Abstract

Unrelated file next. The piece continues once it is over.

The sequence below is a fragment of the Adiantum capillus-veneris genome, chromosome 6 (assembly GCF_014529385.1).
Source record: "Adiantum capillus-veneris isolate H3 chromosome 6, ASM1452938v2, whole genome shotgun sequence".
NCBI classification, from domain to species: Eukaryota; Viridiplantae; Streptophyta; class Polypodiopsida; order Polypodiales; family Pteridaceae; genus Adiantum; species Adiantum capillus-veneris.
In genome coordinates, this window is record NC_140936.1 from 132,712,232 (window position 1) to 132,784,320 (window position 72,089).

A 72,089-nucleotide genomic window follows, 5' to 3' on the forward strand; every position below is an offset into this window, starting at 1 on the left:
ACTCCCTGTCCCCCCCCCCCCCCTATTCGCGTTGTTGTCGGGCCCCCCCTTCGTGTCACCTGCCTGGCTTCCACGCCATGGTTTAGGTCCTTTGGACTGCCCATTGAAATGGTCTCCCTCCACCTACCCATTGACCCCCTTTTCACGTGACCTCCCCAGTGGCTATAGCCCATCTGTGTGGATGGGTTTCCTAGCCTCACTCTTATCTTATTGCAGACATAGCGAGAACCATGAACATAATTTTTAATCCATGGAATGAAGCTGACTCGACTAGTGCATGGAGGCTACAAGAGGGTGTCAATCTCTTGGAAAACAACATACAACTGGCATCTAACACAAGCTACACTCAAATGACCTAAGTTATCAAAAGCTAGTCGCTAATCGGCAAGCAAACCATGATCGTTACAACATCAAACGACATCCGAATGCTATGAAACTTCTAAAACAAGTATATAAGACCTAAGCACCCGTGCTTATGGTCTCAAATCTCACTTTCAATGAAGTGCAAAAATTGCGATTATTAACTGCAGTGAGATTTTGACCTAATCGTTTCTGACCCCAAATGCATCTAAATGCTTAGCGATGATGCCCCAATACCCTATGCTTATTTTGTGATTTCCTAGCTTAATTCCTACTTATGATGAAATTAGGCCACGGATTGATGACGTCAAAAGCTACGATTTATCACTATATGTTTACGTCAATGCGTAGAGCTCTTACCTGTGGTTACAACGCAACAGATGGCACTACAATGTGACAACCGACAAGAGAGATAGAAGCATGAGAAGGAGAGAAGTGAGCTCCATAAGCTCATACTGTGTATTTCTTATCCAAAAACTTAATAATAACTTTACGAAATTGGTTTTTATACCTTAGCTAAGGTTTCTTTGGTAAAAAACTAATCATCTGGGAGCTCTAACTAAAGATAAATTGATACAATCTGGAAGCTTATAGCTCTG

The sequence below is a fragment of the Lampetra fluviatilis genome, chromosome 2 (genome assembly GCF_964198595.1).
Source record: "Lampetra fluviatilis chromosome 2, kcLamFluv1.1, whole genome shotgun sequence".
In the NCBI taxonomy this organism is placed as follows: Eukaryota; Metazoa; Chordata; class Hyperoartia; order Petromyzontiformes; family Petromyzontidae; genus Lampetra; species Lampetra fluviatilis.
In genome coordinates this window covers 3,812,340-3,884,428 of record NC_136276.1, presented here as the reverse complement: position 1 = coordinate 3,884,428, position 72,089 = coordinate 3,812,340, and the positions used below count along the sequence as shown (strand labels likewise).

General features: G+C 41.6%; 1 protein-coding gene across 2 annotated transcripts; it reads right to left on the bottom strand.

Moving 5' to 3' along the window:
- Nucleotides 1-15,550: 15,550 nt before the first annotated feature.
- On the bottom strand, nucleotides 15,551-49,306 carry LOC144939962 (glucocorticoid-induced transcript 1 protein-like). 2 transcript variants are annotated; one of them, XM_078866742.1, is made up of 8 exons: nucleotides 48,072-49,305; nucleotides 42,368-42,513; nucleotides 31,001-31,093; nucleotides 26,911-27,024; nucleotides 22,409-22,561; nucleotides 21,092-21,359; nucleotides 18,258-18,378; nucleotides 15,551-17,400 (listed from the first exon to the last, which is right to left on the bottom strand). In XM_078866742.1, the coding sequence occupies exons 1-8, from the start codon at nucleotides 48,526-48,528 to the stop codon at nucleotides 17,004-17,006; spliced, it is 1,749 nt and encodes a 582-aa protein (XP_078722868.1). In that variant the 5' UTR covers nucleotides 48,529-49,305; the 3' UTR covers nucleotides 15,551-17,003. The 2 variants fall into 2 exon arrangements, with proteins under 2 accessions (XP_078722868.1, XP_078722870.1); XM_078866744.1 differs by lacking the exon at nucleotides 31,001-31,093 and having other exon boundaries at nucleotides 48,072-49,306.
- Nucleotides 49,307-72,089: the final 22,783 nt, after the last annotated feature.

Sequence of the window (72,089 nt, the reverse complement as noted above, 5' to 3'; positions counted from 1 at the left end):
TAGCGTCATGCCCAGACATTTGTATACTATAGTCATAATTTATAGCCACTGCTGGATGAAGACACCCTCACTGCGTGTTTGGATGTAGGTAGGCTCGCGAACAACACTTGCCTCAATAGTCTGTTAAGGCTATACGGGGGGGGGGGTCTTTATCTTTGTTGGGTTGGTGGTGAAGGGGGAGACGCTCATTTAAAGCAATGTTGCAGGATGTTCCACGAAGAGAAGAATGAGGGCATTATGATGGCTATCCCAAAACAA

Elevations and ages of drowned Acropora palmata reefs from the Caribbean-Atlantic region document three catastrophic, metre-scale sea-level–rise events during the last deglaciation. These catastrophic rises were synchronous with (1) collapse of the Laurentide and Antarctic ice sheets, (2) dramatic reorganization of ocean-atmosphere circulation, and (3) releases of huge volumes of subglacial and proglacial meltwater. This correlation suggests that release of stored meltwater periodically destabilized ice sheets, causing them to collapse and send huge fleets of icebergs into the Atlantic. Massive inputs of ice not only produced catastrophic sea-level rise, drowning reefs and destabilizing other ice sheets, but also rapidly reduced the elevation of the Laurentide ice sheet, flipping atmospheric circulation patterns and forcing warm equatorial waters into the frigid North Atlantic. Such dramatic evidence of catastrophic climate and sea-level change during deglaciation has potentially disastrous implications for the future, especially as the stability of remaining ice sheets—such as in West Antarctica—is in question.

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